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Cygnus Leaves Station, Begins Week-long Secondary Mission

SS John Glenn near the International Space Station. (Credit: NASA)

DULLES, Va., 4 June 2017 (Orbital ATK PR) – Orbital ATK, Inc. (NYSE: OA), a global leader in aerospace and defense technologies, today announced that its Cygnus™ spacecraft  successfully unberthed from the International Space Station, beginning the next phase of its mission before it reenters Earth’s atmosphere. The “S.S. John Glenn” will now conduct three secondary payload missions including the Saffire-III fire experiment, deployment of four CubeSats and an experiment to further study spacecraft conditions upon reentry into the Earth’s atmosphere.

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Scientists to Study How Fire Burns in Space

Saffire I experiment inside Cygnus. (Credit: NASA)

COLUMBIA, Md., June 2, 2017 (USRA PR) — Shortly after the Cygnus cargo vehicle (which launched in March 2017) undocks from the International Space Station on June 4, 2017, a team of researchers from NASA Glenn Research Center (GRC), Universities Space Research Association (USRA) and Case Western Reserve University (CWRU) will conduct the Spacecraft Fire Experiment-III (SAFFIRE III).

SAFFIRE III is the third in a series of six flight experiments to better understand how flames spread in microgravity and increase understanding of how an accidental fire might behave in space. “The SAFFIRE portfolio of experiments is providing the best data yet on how large fires behave in the microgravity environment of space,” said Christopher Pestak, Director of USRA operations at NASA GRC.

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Mojave Journal: Good Rockets are Hard to Find

Stratolaunch carrier aircraft rolled out of its hangar for the first time. (Credit: Stratolaunch)

By Douglas Messier
Managing Editor

Checking my messages on Wednesday at LAX after a long flight from back east, I was startled to learn that Paul Allen’s ginormous Stratolaunch aircraft had been rolled out of its hangar for the first time in Mojave while I was in transit.

I had been expecting some official roll-out ceremony later this year ala SpaceShipTwo where the press and public could get a good look at the twin fuselage, WhiteKnightTwo-on-steroids air-launch platform.

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U.S. Air Force Awards Four Study Contracts for Weather Mission

LOS ANGELES AIR FORCE BASE, Calif. — Air Force Space Command’s Space and Missile Systems Center recently awarded four study contracts worth approximately $500,000 each to EO Vista, Millennium Space Systems, Orbital ATK, and Raytheon Company – Space and Airborne Systems. These companies will provide concept reports to address space-based cloud characterization and theater weather imagery solutions by the end of fiscal year 2019.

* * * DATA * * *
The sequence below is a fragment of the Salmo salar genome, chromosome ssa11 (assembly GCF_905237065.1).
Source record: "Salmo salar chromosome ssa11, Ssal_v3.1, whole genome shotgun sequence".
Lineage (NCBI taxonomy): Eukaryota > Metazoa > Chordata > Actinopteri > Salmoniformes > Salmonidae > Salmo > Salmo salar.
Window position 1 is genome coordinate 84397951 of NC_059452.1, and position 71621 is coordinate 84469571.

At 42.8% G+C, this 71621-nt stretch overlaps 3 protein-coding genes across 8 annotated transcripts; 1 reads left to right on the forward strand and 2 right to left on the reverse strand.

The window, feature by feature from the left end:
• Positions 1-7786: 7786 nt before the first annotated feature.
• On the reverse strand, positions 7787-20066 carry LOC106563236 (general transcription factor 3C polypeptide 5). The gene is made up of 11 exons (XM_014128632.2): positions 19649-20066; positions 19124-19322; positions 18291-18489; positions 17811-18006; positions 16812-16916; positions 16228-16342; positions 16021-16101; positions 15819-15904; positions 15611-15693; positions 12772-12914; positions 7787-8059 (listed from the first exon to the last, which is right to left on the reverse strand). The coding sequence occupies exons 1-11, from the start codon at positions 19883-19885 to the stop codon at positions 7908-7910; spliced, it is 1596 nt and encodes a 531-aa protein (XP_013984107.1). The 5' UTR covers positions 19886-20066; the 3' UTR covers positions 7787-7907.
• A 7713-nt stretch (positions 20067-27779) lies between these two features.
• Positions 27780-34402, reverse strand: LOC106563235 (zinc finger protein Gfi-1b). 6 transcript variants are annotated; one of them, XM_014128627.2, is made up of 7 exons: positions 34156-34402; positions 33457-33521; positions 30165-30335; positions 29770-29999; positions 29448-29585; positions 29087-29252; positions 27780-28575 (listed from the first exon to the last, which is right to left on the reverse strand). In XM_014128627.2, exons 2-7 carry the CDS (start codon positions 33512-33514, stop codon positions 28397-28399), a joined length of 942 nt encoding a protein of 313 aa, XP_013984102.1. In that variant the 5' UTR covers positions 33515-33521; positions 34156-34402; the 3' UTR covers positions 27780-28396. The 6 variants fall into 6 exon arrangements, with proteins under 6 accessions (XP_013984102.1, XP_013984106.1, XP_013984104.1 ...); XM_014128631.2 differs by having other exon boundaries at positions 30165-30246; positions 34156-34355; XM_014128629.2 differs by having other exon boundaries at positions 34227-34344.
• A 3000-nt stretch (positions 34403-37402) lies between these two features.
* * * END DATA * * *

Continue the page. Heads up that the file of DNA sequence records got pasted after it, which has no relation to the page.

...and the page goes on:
Currently, the Air Force relies on the Defense Meteorological Satellite Program (DMSP) and other programs to provide cloud characterization, whereby satellites analyze cloud detection, cover and temperature, and, theater weather imagery, whereby satellites record visible satellite images of atmospheric conditions. Together, these missions are referred to as Space Based Environmental Monitoring (SBEM) Electro Optical Infrared (EO/IR) capabilities. The SBEM EO/IR mission has been performed by the DMSP satellite constellation for over 50 years and the Air Force is exploring new long-term solutions to continue this mission.

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California Considers Tax on Launches Within the State

A United Launch Alliance (ULA) Atlas V rocket carrying the WorldView-4 spacecraft lifts off from Space Launch Complex-3 at Vandenberg Air Force Base. (Credit: ULA)

California’s Franchise Tax Board is seeking public comment on a proposed new tax that would fall upon ULA, SpaceX, Virgin Galactic and other companies launching spacecraft from within the state.

The levy would apply to companies “that generates more than 50 percent of its gross receipts from the provision of space transportation activity for compensation in a taxable year,” the proposal states. Space is defined as 62 statute miles (100 km) or more above Earth.
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Orbital ATK Tests Orion Escape Motor

DULLES, Va. (Orbital ATK PR) — Orbital ATK (NYSE: OA), a global leader in aerospace and defense technologies, announced today that it has completed another milestone in the development of the Attitude Control Motor (ACM) for NASA’s Orion spacecraft Launch Abort System (LAS). Members of the NASA and Lockheed Martin team were on hand to witness the successful ACM test, which demonstrated the motor’s power to steer the LAS during a mission-abort scenario.

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Cygnus Delivers NanoRacks’ Largest CubeSat Mission to ISS

HOUSTON (NanoRacks PR) — Orbital ATK’s Cygnus (OA-7) spacecraft successfully berthed to the International Space Station (ISS) early this morning after launching Tuesday, April 18th from NASA’s Kennedy Space Center in Cape Canaveral, Florida. This mission is NanoRacks’ largest CubeSat mission to date – carrying 38 CubeSats to be deployed from NanoRacks deployers on both the ISS and on the outside of Cygnus.